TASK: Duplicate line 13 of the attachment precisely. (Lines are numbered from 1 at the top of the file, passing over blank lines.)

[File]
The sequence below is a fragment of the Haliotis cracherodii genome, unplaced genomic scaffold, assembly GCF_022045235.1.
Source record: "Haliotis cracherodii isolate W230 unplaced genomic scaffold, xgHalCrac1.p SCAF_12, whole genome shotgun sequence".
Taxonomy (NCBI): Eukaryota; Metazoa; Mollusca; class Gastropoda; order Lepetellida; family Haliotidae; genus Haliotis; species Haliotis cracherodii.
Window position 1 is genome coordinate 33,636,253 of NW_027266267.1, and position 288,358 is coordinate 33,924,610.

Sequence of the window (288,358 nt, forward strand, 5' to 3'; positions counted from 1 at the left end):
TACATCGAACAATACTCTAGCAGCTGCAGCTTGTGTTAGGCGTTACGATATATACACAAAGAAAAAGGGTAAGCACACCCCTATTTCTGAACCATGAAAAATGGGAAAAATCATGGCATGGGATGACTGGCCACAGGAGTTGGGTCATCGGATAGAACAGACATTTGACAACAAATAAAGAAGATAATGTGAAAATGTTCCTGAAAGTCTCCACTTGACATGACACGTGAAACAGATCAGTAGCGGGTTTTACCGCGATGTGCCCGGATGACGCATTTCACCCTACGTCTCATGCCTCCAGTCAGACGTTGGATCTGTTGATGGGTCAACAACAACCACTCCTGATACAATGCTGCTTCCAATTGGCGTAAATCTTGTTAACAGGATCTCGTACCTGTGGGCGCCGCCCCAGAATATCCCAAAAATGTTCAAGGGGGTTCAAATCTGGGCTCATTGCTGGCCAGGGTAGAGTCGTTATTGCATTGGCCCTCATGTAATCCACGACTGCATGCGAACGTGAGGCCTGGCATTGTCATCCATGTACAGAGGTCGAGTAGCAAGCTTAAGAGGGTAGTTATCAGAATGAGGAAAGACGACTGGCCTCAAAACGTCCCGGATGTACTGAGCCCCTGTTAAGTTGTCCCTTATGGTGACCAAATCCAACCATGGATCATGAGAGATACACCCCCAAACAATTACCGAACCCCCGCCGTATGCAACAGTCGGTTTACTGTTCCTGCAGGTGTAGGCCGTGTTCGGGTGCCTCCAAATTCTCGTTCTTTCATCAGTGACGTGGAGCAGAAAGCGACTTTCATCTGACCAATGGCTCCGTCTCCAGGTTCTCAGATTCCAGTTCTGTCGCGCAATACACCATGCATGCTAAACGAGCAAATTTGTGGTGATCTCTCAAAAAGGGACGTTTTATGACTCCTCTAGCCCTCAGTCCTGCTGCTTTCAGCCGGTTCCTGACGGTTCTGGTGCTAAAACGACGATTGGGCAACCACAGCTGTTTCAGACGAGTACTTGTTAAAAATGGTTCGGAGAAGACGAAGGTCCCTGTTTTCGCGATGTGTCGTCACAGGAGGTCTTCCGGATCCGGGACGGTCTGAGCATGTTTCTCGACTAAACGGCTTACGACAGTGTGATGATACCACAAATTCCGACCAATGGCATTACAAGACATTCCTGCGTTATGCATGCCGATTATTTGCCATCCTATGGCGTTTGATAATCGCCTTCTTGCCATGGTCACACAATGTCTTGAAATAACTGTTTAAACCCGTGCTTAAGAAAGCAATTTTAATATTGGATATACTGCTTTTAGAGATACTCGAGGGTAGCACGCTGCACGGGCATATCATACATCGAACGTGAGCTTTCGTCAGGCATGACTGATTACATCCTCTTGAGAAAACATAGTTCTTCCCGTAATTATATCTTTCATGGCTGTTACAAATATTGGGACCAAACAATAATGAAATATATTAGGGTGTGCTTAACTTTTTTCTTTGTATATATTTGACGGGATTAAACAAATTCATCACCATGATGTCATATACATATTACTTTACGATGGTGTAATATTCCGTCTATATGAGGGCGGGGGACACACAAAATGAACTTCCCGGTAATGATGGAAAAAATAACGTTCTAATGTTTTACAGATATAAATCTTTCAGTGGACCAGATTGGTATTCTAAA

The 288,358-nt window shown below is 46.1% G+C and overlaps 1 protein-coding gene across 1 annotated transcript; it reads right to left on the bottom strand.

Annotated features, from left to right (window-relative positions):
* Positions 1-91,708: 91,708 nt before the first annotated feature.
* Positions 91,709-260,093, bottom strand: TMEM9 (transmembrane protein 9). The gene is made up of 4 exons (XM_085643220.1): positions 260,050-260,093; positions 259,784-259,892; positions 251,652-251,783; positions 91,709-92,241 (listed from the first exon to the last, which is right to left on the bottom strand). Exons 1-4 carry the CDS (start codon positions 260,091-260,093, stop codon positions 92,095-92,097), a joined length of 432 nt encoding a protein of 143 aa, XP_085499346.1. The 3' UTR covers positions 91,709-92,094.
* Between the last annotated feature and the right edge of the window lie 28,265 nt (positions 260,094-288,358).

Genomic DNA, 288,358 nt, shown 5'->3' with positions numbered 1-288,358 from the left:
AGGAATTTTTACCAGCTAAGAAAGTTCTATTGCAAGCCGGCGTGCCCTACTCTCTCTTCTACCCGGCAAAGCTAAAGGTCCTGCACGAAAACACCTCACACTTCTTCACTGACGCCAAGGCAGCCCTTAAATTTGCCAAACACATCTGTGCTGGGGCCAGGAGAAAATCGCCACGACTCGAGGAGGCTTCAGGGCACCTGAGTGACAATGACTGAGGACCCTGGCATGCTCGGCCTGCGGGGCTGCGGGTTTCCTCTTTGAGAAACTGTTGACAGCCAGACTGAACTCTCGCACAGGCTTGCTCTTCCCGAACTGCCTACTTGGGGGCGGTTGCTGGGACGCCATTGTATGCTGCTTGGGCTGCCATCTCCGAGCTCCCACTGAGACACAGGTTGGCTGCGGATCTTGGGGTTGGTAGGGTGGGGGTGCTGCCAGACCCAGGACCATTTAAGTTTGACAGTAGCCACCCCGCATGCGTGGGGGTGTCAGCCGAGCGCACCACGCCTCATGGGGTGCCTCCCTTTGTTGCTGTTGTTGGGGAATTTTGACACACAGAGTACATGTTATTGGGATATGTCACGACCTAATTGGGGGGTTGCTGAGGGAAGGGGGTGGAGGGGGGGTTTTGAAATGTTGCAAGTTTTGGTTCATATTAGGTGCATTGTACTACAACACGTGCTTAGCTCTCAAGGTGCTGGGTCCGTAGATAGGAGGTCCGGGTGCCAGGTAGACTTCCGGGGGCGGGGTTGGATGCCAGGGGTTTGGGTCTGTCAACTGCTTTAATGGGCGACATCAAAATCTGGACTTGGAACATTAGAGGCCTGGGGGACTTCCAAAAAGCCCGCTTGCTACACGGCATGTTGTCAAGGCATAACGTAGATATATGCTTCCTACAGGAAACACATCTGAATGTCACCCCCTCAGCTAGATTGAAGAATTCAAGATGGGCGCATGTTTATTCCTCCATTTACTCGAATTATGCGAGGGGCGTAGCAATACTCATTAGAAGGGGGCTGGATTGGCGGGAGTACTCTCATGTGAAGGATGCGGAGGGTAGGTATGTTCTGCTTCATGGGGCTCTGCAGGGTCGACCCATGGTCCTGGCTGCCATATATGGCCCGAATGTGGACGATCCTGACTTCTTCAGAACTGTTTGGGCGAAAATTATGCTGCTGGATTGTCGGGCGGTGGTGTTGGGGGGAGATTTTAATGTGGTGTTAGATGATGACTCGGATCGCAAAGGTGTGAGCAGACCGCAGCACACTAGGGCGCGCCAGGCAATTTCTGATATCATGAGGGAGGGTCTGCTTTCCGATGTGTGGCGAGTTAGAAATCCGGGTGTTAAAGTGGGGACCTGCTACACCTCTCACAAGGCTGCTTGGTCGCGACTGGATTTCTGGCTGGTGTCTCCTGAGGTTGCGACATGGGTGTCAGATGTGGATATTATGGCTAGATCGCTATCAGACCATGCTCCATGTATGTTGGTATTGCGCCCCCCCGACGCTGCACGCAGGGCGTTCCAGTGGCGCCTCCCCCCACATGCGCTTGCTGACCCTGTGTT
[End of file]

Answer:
AGGAATTTTTACCAGCTAAGAAAGTTCTATTGCAAGCCGGCGTGCCCTACTCTCTCTTCTACCCGGCAAAGCTAAAGGTCCTGCACGAAAACACCTCACACTTCTTCACTGACGCCAAGGCAGCCCTTAAATTTGCCAAACACATCTGTGCTGGGGCCAGGAGAAAATCGCCACGACTCGAGGAGGCTTCAGGGCACCTGAGTGACAATGACTGAGGACCCTGGCATGCTCGGCCTGCGGGGCTGCGGGTTTCCTCTTTGAGAAACTGTTGACAGCCAGACTGAACTCTCGCACAGGCTTGCTCTTCCCGAACTGCCTACTTGGGGGCGGTTGCTGGGACGCCATTGTATGCTGCTTGGGCTGCCATCTCCGAGCTCCCACTGAGACACAGGTTGGCTGCGGATCTTGGGGTTGGTAGGGTGGGGGTGCTGCCAGACCCAGGACCATTTAAGTTTGACAGTAGCCACCCCGCATGCGTGGGGGTGTCAGCCGAGCGCACCACGCCTCATGGGGTGCCTCCCTTTGTTGCTGTTGTTGGGGAATTTTGACACACAGAGTACATGTTATTGGGATATGTCACGACCTAATTGGGGGGTTGCTGAGGGAAGGGGGTGGAGGGGGGGTTTTGAAATGTTGCAAGTTTTGGTTCATATTAGGTGCATTGTACTACAACACGTGCTTAGCTCTCAAGGTGCTGGGTCCGTAGATAGGAGGTCCGGGTGCCAGGTAGACTTCCGGGGGCGGGGTTGGATGCCAGGGGTTTGGGTCTGTCAACTGCTTTAATGGGCGACATCAAAATCTGGACTTGGAACATTAGAGGCCTGGGGGACTTCCAAAAAGCCCGCTTGCTACACGGCATGTTGTCAAGGCATAACGTAGATATATGCTTCCTACAGGAAACACATCTGAATGTCACCCCCTCAGCTAGATTGAAGAATTCAAGATGGGCGCATGTTTATTCCTCCATTTACTCGAATTATGCGAGGGGCGTAGCAATACTCATTAGAAGGGGGCTGGATTGGCGGGAGTACTCTCATGTGAAGGATGCGGAGGGTAGGTATGTTCTGCTTCATGGGGCTCTGCAGGGTCGACCCATGGTCCTGGCTGCCATATATGGCCCGAATGTGGACGATCCTGACTTCTTCAGAACTGTTTGGGCGAAAATTATGCTGCTGGATTGTCGGGCGGTGGTGTTGGGGGGAGATTTTAATGTGGTGTTAGATGATGACTCGGATCGCAAAGGTGTGAGCAGACCGCAGCACACTAGGGCGCGCCAGGCAATTTCTGATATCATGAGGGAGGGTCTGCTTTCCGATGTGTGGCGAGTTAGAAATCCGGGTGTTAAAGTGGGGACCTGCTACACCTCTCACAAGGCTGCTTGGTCGCGACTGGATTTCTGGCTGGTGTCTCCTGAGGTTGCGACATGGGTGTCAGATGTGGATATTATGGCTAGATCGCTATCAGACCATGCTCCATGTATGTTGGTATTGCGCCCCCCCGACGCTGCACGCAGGGCGTTCCAGTGGCGCCTCCCCCCACATGCGCTTGCTGACCCTGTGTT